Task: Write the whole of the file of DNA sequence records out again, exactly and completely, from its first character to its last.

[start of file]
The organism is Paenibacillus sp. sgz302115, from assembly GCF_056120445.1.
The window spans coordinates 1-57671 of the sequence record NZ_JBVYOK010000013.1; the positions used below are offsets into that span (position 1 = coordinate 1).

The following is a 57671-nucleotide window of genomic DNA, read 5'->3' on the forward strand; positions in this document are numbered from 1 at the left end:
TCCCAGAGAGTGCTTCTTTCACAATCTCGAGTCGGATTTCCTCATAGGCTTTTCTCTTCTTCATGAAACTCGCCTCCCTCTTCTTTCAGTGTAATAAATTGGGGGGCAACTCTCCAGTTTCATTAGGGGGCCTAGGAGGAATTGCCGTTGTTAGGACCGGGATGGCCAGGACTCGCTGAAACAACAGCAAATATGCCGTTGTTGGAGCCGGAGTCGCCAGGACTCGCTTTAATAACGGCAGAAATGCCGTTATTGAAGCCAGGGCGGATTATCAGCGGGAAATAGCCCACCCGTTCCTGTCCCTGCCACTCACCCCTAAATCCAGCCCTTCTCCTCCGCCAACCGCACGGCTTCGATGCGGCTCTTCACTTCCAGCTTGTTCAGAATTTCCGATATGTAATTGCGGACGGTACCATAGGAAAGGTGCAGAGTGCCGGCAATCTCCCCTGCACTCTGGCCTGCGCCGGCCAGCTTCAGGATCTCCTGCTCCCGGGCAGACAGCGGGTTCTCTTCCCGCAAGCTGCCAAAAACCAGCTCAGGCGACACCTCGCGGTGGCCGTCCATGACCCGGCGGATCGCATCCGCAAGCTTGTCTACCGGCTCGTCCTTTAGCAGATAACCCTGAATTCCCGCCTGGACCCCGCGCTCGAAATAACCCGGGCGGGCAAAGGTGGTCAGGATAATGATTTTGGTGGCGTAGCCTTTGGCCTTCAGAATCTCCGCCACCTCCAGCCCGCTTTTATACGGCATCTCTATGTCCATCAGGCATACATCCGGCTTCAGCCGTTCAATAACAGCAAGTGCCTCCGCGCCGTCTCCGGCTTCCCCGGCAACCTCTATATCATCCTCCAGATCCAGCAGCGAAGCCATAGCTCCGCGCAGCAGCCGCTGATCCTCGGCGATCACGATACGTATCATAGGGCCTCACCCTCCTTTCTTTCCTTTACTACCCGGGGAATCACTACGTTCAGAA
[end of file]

The organism is Paenibacillus sp. sgz302115, from assembly GCF_056120445.1.
The window spans coordinates 1-57671 of the sequence record NZ_JBVYOK010000013.1; the positions used below are offsets into that span (position 1 = coordinate 1).

The following is a 57671-nucleotide window of genomic DNA, read 5'->3' on the forward strand; positions in this document are numbered from 1 at the left end:
TCCCAGAGAGTGCTTCTTTCACAATCTCGAGTCGGATTTCCTCATAGGCTTTTCTCTTCTTCATGAAACTCGCCTCCCTCTTCTTTCAGTGTAATAAATTGGGGGGCAACTCTCCAGTTTCATTAGGGGGCCTAGGAGGAATTGCCGTTGTTAGGACCGGGATGGCCAGGACTCGCTGAAACAACAGCAAATATGCCGTTGTTGGAGCCGGAGTCGCCAGGACTCGCTTTAATAACGGCAGAAATGCCGTTATTGAAGCCAGGGCGGATTATCAGCGGGAAATAGCCCACCCGTTCCTGTCCCTGCCACTCACCCCTAAATCCAGCCCTTCTCCTCCGCCAACCGCACGGCTTCGATGCGGCTCTTCACTTCCAGCTTGTTCAGAATTTCCGATATGTAATTGCGGACGGTACCATAGGAAAGGTGCAGAGTGCCGGCAATCTCCCCTGCACTCTGGCCTGCGCCGGCCAGCTTCAGGATCTCCTGCTCCCGGGCAGACAGCGGGTTCTCTTCCCGCAAGCTGCCAAAAACCAGCTCAGGCGACACCTCGCGGTGGCCGTCCATGACCCGGCGGATCGCATCCGCAAGCTTGTCTACCGGCTCGTCCTTTAGCAGATAACCCTGAATTCCCGCCTGGACCCCGCGCTCGAAATAACCCGGGCGGGCAAAGGTGGTCAGGATAATGATTTTGGTGGCGTAGCCTTTGGCCTTCAGAATCTCCGCCACCTCCAGCCCGCTTTTATACGGCATCTCTATGTCCATCAGGCATACATCCGGCTTCAGCCGTTCAATAACAGCAAGTGCCTCCGCGCCGTCTCCGGCTTCCCCGGCAACCTCTATATCATCCTCCAGATCCAGCAGCGAAGCCATAGCTCCGCGCAGCAGCCGCTGATCCTCGGCGATCACGATACGTATCATAGGGCCTCACCCTCCTTTCTTTCCTTTACTACCCGGGGAATCACTACGTTCAGAA